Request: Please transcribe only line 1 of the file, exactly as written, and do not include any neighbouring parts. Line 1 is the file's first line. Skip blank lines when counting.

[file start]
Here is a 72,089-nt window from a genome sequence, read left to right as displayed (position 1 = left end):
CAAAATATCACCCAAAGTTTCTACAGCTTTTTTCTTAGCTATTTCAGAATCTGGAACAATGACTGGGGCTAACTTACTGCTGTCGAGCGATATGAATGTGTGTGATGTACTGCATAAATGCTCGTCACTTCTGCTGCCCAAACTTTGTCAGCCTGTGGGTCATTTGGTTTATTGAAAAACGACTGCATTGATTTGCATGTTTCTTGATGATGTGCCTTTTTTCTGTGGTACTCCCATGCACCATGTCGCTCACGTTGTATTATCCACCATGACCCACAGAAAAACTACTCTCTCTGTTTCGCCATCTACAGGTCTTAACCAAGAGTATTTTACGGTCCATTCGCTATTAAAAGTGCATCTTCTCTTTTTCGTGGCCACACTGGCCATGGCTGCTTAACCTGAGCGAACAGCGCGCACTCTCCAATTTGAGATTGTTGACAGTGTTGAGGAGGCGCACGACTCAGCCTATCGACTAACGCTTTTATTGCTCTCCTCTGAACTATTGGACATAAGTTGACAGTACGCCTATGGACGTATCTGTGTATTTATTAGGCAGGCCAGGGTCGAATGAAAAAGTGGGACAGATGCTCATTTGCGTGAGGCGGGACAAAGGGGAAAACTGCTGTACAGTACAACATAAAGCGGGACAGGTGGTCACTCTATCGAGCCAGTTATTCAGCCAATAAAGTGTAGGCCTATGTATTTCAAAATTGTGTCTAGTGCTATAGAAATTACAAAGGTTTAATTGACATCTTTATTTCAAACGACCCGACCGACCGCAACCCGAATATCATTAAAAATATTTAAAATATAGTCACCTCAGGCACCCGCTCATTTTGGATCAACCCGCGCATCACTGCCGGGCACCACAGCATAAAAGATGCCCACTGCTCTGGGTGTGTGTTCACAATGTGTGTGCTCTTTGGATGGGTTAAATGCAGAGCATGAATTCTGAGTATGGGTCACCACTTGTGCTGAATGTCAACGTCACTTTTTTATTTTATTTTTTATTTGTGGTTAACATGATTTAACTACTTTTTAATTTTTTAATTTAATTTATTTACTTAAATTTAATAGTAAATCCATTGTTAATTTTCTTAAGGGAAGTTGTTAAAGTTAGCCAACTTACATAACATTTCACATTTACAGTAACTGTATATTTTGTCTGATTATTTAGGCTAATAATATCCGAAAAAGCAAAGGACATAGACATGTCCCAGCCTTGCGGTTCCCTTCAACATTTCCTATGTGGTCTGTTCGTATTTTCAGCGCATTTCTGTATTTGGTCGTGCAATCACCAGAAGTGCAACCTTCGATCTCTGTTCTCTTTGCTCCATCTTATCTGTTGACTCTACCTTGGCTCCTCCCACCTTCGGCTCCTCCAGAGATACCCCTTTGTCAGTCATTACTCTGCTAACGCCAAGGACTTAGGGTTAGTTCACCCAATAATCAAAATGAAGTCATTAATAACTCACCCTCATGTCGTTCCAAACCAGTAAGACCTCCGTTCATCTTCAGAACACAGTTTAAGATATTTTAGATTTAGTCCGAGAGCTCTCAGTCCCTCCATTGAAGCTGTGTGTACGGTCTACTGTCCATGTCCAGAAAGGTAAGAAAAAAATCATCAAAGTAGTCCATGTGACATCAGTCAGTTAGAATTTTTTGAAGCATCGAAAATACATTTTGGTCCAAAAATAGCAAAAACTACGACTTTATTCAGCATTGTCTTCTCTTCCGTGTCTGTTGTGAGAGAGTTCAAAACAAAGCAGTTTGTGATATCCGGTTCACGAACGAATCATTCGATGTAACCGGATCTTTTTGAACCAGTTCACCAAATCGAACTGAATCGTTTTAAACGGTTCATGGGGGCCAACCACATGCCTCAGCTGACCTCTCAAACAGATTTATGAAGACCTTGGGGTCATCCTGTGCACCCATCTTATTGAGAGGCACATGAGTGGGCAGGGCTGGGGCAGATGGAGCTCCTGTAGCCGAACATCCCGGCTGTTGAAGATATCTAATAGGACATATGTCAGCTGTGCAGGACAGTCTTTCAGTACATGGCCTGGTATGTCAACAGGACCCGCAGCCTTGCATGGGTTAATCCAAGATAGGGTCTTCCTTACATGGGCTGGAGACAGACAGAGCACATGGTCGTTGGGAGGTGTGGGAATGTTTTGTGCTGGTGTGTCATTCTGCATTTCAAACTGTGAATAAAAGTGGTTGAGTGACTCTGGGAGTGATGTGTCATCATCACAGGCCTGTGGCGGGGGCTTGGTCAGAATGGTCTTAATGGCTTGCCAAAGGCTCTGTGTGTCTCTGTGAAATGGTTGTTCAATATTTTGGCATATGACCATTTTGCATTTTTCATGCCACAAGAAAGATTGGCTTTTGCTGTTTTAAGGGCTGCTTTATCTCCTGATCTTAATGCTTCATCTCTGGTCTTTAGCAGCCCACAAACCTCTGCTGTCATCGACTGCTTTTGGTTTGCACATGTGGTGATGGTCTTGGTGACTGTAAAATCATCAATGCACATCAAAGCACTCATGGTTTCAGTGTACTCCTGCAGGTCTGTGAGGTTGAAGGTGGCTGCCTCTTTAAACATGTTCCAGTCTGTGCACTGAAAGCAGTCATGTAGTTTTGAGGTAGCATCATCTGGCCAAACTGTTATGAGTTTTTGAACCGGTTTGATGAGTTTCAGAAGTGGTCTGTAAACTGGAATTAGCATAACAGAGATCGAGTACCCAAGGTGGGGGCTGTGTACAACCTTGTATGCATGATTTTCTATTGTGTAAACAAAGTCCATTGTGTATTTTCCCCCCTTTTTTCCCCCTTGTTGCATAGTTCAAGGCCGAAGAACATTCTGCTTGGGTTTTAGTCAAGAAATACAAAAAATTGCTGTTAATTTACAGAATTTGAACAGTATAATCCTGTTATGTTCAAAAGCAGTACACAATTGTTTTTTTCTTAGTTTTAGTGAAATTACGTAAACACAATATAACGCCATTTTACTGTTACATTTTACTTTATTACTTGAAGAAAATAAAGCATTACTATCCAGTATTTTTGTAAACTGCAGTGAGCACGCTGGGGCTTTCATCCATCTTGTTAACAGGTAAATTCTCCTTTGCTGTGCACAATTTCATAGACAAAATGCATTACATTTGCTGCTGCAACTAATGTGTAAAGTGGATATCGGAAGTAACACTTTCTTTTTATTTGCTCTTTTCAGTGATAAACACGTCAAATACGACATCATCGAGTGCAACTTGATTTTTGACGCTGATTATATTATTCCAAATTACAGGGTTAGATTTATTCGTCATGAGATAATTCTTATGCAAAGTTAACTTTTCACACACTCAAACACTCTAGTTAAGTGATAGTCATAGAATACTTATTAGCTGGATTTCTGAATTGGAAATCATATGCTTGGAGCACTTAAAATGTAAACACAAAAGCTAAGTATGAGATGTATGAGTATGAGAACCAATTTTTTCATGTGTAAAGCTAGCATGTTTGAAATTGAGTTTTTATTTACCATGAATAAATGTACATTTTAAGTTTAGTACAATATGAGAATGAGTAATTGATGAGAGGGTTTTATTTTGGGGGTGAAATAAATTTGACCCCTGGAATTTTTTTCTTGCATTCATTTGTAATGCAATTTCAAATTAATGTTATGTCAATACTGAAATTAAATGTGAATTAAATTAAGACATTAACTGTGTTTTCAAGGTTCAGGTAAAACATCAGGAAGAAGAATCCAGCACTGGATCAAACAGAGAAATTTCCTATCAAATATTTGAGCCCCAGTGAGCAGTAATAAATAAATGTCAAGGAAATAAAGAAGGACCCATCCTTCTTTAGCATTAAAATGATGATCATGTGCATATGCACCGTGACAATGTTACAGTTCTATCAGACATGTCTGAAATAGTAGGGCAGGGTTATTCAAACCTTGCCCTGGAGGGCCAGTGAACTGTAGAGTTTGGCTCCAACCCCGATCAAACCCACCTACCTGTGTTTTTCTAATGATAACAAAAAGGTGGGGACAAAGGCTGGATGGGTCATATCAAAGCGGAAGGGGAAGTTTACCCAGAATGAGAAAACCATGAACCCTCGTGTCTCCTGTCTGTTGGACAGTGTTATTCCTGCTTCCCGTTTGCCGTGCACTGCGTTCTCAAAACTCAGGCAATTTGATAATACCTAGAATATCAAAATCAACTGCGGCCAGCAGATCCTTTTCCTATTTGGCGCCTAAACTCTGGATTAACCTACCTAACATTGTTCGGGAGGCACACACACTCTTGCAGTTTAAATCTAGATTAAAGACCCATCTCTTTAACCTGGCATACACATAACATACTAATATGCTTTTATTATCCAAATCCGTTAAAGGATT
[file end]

Here is a 72,089-nt window from a genome sequence, read left to right as displayed (position 1 = left end):